As the MLB offseason rolls on, free agency and trade talks start to heat up.

Although he is not the first big-name Right Fielder that comes to mind (cough, cough, Giancarlo), The Cardinals should target J.D. Martinez in the coming weeks.

Martinez’s Monster 2017 Season

J.D. Martinez is coming off an absolutely incredible season in which he hit 45 home runs. This was good for third most in the MLB, even though he only played in 119 games. In 2017, Martinez had the highest home run rate in the MLB out of all hitters with at least 450 plate appearances: one homer every 9.6 at bats. If he had as many at-bats as Stanton, Martinez would have been on pace to hit 62 homers. Martinez’s slugging percentage of .690 was the highest in the MLB by almost 60 points and he trailed only Mike Trout in OPS among players with 450 plate appearances.

Consistency

While it might be hard to expect Martinez to put up numbers as impressive as he did last year, his performance was certainly no fluke. Since 2014, Martinez has the 10th most homers and the second highest slugging percentage, once again only trailing the best player in the world: Mike Trout.

And Martinez doesn’t just hit homers. Since 2014, he has posted a .300 batting average to go along with a solid .362 OBP. Over these four seasons, Martinez has shown remarkable consistency, posting an average of at least .282, an OBP of at least .344, and an OPS of at least .879 every year.

GM Meetings Begin

Advanced Numbers Don’t Lie

Martinez’s stats are also backed up by advanced metrics. Over the past few years, Martinez has played in two of the more hitter-friendly parks in the MLB: Comerica Park and Chase Field. However, advanced stats that take into account these park factors make it clear that Martinez is one of the best hitters in the MLB regardless of where he plays.

In 2017, Martinez had an OPS+ of 166, 4th highest in the majors among players with at least 450 plate appearances. This means that Martinez had an OPS almost 70% better than league average even after adjusting for the fact that he played in very hitter-friendly parks. Since 2014, Martinez is 5th among qualified hitters in Weighted Runs Created+ (WRC+) behind players like Trout and Bryce Harper.

A Middling Offense in Need of a Power Bat

In 2017, the Cardinals had a very average offense with little power. As a team, the Cardinals finished 13th in the MLB in runs, 12th in OPS, and 18th in home runs. And this lack of an explosive offensive wasn’t just a problem last season. Over the past five seasons, the Cardinals rank 10th, 11th, and 23rd in these same three offensive categories.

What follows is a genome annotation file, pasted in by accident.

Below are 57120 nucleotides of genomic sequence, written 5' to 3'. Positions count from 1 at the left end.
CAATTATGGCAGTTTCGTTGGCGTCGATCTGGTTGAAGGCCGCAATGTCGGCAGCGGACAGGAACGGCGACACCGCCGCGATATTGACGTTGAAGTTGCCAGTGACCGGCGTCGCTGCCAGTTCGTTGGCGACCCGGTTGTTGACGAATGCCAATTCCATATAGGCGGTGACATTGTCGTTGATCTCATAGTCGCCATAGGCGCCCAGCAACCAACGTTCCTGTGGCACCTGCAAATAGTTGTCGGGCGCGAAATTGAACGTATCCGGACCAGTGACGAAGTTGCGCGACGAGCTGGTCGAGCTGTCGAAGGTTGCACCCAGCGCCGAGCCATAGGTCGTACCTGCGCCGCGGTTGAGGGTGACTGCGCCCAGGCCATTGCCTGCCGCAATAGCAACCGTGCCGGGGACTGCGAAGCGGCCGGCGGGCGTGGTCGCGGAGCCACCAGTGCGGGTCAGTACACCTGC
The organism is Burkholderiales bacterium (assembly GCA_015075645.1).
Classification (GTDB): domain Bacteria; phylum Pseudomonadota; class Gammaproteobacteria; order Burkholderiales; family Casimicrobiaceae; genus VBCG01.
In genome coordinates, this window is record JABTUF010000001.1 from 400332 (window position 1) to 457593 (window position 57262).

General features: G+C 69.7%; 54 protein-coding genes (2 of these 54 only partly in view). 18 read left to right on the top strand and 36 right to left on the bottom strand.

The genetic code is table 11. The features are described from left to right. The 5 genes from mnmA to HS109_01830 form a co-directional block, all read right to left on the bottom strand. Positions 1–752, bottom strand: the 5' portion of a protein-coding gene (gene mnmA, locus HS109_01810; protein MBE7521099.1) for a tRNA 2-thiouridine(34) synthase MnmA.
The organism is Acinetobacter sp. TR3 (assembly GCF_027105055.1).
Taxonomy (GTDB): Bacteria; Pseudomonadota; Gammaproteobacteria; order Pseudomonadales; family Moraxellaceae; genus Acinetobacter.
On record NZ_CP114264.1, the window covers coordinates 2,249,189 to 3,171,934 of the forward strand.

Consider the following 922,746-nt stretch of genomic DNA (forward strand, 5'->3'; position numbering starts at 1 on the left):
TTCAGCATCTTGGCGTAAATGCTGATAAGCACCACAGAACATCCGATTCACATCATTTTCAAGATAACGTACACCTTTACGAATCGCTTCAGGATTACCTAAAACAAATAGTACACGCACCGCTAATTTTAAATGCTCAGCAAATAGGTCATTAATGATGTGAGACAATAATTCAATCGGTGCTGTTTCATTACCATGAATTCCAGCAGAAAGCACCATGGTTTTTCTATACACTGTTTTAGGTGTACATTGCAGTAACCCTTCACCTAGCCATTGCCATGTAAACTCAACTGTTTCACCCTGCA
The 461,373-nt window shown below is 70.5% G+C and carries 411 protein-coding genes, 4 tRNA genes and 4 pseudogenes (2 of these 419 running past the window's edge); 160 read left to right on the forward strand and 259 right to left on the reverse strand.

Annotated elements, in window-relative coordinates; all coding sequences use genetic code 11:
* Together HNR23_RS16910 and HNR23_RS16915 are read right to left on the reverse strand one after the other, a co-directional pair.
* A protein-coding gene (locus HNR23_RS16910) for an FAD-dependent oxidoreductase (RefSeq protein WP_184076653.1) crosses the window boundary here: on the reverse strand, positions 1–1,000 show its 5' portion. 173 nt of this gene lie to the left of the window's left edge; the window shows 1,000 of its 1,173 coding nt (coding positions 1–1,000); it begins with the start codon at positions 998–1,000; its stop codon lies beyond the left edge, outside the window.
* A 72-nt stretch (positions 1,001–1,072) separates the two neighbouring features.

Additionally, Cardinals’ right fielders combined to hit only .250 with a .764 OPS in the past season. Martinez would be an instant boost to a Cards’ offense that had no single player hit more than 25 home runs in 2017 and has not had a top power hitter since Albert Pujols left the team.

The Contract is Worth It

Recent reports have suggested that Martinez is looking for a long-term deal worth around $200 million. While this would clearly be a big risk for the Cards to take, he may be the best option available. Martinez is more affordable than Stanton, and he is still in his prime at 30-years-old. Martinez’ consistency over the last four seasons would make the move less of a gamble.

The Cardinals’ offense has been average at best over the last several years, and adding a power bat like Martinez would instantly improve the offense. Not only has Martinez been one of the best power hitters in the MLB over the past several years, but he has also hit for a very high average and has been incredibly consistent.

The Cardinals need a true power hitter in the middle of their lineup and shouldn’t let money get in the way. If the Cardinals add Martinez to a lineup with up-and-coming stars such as Paul DeJong and Tommy Pham and proven veterans like Matt Carpenter and Yadier Molina, the Cards could make a push for the NL Central in 2018 and for years to come.

Zack Cozart is the All-Star the Cardinals Need

Stats Courtesy of FanGraphs, Baseball-Reference, and ESPN.com

Photo Captured by USA Today Sports- Mark J. Rebilas

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